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Multigenerational Households

A federal study (pdf) dove into multi-generational living in the United States, and found that since the start of the recession back in 2007, there has been a spike in the number of residences shared among grandparents, parents, their children and other family members.

The study was put together with data from the U.S. Census Bureau, and found that certain ethnic groups — primarily Asian and Hispanic families — are leading the pack when it comes to inter-generational living arrangements.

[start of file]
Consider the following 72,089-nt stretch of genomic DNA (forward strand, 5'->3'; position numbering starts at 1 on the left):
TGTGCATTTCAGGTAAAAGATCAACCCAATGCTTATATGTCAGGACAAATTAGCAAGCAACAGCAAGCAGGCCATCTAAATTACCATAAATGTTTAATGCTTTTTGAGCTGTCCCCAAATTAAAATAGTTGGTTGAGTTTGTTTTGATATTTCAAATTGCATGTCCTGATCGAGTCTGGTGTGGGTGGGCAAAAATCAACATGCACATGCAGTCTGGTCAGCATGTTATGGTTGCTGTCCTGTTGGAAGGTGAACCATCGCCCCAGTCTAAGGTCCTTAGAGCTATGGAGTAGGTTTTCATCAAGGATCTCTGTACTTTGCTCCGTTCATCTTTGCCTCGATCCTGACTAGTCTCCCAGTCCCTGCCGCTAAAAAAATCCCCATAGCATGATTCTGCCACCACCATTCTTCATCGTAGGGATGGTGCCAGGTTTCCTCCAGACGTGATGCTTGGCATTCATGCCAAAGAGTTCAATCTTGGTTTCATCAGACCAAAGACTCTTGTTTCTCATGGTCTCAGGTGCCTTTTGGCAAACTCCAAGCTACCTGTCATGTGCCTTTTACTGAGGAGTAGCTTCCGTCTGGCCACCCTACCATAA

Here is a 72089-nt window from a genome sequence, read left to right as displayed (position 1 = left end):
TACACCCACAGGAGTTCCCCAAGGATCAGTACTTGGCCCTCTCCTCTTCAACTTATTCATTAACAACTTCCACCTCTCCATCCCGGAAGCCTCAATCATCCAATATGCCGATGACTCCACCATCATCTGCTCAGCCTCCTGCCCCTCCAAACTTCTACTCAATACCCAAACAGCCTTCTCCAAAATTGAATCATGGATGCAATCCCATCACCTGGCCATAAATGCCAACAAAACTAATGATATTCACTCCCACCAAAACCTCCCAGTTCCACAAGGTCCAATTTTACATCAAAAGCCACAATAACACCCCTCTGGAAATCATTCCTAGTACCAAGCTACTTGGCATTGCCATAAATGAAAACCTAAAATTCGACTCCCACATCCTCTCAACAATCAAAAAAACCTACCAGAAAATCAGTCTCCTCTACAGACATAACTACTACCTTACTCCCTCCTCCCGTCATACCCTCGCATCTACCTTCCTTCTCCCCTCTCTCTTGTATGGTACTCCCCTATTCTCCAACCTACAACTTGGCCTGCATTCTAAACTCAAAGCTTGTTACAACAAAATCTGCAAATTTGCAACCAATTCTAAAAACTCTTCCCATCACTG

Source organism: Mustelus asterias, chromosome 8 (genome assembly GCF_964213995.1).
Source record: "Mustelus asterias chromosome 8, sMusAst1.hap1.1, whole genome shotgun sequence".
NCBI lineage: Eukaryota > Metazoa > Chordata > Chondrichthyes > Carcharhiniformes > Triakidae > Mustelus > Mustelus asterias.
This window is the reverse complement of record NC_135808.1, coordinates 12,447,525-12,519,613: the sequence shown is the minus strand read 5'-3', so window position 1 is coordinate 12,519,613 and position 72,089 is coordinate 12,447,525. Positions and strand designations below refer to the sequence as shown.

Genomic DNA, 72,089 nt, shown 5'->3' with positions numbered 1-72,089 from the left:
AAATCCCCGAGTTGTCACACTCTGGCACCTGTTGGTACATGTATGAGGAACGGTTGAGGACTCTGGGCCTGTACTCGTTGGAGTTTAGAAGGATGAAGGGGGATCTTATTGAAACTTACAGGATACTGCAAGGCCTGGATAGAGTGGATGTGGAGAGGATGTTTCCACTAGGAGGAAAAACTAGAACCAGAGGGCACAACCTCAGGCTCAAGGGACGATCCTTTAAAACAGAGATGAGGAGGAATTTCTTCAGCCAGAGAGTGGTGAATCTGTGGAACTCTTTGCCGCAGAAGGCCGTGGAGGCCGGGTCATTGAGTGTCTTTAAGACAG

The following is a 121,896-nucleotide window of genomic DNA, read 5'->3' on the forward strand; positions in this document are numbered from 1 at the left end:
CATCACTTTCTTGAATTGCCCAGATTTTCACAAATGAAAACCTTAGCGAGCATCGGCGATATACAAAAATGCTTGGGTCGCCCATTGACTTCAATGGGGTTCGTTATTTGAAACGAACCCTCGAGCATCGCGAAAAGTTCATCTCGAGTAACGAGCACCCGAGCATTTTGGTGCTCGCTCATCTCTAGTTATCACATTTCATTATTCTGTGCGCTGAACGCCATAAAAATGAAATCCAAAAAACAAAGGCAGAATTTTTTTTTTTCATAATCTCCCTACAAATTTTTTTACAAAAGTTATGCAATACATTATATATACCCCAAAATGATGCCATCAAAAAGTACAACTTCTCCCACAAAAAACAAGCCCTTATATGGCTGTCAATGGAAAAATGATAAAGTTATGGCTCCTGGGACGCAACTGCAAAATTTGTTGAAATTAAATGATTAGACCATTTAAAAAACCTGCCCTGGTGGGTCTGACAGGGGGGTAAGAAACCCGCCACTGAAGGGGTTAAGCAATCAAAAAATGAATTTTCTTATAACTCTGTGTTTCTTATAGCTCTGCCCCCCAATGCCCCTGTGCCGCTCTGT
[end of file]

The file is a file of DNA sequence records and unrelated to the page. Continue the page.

The research also focused on the Boomerang generation, the group of young adults in the United States choosing to move back home with parents indefinitely after completing their college education.

Have you ever considered moving back in with your parents, or grandparents? Do your extended family members live under your roof? What are the benefits? What are the drawbacks?


  • Rakesh Kochhar: Analyst from the Pew Hispanic Center  
  • Martha Corona:  Licensed clinical social worker and therapist 

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